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Language’s Newest Role
While poets have always had a deep and intimate knowledge of language’s capabilities — formally and emotionally — the video above demonstrates that technology has made language act in ways that I don’t think we’ve conceived of before. In it, words aren’t used to express anything: they don’t sing, emote, or pull heartstrings. Instead, language is pure material: active and affective, more akin to clay or a sledgehammer than a transparent (or opaque) communicator (or miscommunicator).
Never before has language had so much materiality — fluidity, plasticity, malleability — begging to be actively managed by the writer. Before digital language, words were almost always found imprisoned on a page. How different it is today, when digitized language can be poured into any conceivable container: text typed into a Microsoft Word document can be parsed into a database, visually morphed in Photoshop, animated in Flash, pumped into online text-mangling engines, spammed to thousands of e-mail addresses, and imported into a sound-editing program and spit out as music — the possibilities are endless.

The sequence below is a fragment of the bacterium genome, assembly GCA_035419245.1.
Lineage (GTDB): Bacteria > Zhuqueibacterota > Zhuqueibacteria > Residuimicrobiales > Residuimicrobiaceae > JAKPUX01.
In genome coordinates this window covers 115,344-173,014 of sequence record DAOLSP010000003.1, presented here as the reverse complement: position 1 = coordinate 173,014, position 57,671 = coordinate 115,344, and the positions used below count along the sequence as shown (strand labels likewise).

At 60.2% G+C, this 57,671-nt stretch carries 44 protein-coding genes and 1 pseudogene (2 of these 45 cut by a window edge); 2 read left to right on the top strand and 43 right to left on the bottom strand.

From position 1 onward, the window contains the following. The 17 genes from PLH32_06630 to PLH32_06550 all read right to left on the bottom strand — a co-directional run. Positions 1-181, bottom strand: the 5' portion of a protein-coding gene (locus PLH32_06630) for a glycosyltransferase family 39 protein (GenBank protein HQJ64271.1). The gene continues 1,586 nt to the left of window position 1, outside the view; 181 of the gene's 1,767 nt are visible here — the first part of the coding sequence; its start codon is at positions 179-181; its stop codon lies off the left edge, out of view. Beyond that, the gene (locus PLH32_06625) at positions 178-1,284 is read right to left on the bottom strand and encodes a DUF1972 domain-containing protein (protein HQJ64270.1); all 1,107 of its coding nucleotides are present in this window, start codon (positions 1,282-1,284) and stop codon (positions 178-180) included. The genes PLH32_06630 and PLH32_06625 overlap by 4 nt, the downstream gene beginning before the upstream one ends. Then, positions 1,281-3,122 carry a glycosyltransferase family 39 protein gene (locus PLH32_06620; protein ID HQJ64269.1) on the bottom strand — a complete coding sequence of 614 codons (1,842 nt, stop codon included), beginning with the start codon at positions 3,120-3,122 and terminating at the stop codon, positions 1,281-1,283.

It’s just another reminder that, in the future, words very well might not only be written to be read but rather to be shared, moved, and manipulated, sometimes by humans, more often by machines, providing us with an extraordinary opportunity to reconsider what writing is and to define new roles for the writer. While traditional notions of writing are primarily focused on “originality” and “creativity,” the digital environment fosters new skill sets that include “manipulation” and “management” of the heaps of already existent and ever-increasing language. While the writer today is challenged by having to “go up” against a proliferation of words and compete for attention, she can use this proliferation in unexpected ways to create works that are as expressive and meaningful as works constructed in more traditional ways.